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Boca Raton Museum of Art
501 Plaza Real, Boca Raton, FL 33432
In Mizner Park
T: 561.392.2500 F: 561.391.6410
Email: info@bocamuseum.org

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Hours:
Tues, Wed & Fri
Thurs
Saturday & Sunday
Mondays & holidays


10AM - 5PM
10AM - 8PM
NOON - 5PM
CLOSED

CLOSED Thanksgiving, 11/27

Admission:
Members
Children(12 & under)
Adults
Seniors(65 +)
Students(with ID)

1st SUNDAY of each month


FREE
FREE
$12
$10
FREE

FREE 

   

Exhibitions

Boca Museum of Art Presents Elaine Reichek's Needlework with a Twist
 
Published Monday, April 7, 2014

Boca Raton, FL – The Boca Museum of Art presents a survey of works by Elaine Reichek, a conceptual artist known for her needlework with a feminist and multicultural twist. On exhibition May 3 through July 27, 2014, Elaine Reichek: The Eye of the Needle explores the translation, and mistranslation, of artifacts and images by outside cultures and colonizers.

Reichek finds, enlarges, and colors ethnographic and architectural photographs, pairing them with her own hand-knitted interpretations. She deliberately misreads the images, raising questions about what information can be acquired from a photograph that’s viewed by a culture far removed from the original context.

Ethnographic photos of indigenous Fuegians, the native inhabitants of Tierra del Fuego in South America, are altered to make their body-paint pictographs appear as abstract designs in the bright red, yellow, and blues of modernist paintings. Photography of dwellings and shelters from tribal cultures receive a similar treatment as the artist raises questions whether the medium is an objective document or truly a reflection of the Western beliefs, morals, and fantasies from which it’s derived.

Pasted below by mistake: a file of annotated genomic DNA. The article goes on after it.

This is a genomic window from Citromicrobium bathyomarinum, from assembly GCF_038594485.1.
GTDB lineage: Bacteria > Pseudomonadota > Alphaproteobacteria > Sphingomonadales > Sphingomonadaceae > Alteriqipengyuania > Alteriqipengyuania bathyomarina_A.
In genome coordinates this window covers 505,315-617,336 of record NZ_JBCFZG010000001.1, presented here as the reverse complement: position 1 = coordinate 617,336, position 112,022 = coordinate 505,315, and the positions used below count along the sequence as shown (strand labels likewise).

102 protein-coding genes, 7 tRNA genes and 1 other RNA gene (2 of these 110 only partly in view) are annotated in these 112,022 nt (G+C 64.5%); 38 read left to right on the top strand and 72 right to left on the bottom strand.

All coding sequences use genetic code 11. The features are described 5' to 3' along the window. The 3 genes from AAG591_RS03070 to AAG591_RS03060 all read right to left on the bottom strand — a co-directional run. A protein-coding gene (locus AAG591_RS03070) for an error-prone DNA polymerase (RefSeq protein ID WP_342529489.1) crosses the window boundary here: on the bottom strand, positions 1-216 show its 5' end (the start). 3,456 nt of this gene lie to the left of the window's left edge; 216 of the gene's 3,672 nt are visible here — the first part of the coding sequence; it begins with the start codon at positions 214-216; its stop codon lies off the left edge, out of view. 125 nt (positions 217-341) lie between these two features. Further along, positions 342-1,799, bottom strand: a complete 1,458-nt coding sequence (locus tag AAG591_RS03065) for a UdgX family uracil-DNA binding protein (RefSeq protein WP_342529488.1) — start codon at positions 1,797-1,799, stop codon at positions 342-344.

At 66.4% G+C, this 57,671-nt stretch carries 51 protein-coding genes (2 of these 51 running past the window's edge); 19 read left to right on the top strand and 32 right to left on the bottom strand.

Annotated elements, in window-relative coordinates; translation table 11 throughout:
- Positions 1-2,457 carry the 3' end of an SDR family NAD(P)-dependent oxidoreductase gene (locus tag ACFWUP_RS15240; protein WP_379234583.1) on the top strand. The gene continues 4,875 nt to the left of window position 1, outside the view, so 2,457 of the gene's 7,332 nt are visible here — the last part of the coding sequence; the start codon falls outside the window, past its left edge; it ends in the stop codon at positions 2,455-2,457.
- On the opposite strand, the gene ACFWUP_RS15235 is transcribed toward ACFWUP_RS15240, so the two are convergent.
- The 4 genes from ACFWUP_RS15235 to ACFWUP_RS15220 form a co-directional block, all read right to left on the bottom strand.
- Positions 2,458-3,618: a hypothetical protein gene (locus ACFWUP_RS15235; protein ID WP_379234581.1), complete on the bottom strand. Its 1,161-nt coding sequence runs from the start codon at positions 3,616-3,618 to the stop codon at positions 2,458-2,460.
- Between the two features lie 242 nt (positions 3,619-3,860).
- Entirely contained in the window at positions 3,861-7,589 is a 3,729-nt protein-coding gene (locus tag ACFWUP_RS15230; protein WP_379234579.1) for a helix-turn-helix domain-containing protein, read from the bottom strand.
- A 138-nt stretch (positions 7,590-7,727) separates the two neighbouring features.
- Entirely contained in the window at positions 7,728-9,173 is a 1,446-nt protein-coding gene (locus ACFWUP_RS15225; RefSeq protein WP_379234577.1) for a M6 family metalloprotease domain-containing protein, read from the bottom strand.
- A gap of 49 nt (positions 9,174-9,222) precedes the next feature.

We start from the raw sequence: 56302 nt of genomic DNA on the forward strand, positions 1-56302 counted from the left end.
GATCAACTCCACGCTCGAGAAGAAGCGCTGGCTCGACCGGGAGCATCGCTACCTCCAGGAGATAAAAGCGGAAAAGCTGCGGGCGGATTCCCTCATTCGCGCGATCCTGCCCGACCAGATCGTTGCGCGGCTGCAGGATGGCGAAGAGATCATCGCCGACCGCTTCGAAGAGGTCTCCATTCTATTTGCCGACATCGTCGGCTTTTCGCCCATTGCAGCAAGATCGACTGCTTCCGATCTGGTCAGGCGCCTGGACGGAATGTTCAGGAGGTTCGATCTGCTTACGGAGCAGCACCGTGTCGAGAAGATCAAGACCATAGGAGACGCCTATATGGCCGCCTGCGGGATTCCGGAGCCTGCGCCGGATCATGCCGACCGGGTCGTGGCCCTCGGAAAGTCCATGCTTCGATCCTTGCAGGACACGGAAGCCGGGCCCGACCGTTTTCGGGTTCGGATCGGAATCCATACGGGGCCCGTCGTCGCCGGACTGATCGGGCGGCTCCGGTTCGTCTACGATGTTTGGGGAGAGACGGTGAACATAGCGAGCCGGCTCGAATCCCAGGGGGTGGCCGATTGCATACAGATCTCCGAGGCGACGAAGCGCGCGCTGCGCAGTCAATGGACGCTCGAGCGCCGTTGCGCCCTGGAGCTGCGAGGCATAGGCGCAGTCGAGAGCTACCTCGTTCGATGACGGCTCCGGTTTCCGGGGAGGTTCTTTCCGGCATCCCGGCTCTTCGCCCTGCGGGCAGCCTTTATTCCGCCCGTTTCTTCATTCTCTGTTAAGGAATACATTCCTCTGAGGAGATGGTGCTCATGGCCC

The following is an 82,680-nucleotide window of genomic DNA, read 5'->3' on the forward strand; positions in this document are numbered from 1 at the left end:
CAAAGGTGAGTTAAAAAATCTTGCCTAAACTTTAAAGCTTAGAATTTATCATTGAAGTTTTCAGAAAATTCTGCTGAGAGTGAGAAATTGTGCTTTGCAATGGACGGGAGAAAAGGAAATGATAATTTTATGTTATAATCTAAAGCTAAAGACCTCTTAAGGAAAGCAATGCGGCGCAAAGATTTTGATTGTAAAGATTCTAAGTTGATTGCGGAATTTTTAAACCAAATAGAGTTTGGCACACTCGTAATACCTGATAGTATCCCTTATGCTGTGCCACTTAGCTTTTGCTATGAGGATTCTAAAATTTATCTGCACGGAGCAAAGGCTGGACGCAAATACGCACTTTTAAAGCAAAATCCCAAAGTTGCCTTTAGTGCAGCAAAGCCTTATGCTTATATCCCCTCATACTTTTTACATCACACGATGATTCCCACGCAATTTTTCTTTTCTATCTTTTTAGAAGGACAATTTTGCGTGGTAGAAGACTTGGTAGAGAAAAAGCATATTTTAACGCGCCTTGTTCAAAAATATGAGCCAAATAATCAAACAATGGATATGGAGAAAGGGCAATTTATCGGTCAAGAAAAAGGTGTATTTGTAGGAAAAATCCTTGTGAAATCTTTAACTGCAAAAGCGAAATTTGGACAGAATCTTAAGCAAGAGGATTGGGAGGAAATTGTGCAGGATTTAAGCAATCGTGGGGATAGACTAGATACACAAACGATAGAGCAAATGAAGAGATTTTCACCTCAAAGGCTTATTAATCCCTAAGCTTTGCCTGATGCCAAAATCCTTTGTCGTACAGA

The translation from photograph into the incongruous medium of knitting further disassembles the subject, and echoes the way information is passed between cultures which shape it along the way. The use of knitting and embroidery (often denigrated as simply craft) is central to Reichek’s work. As she said, “the meaning of an artwork is always bound up with its media and processes and their history.”


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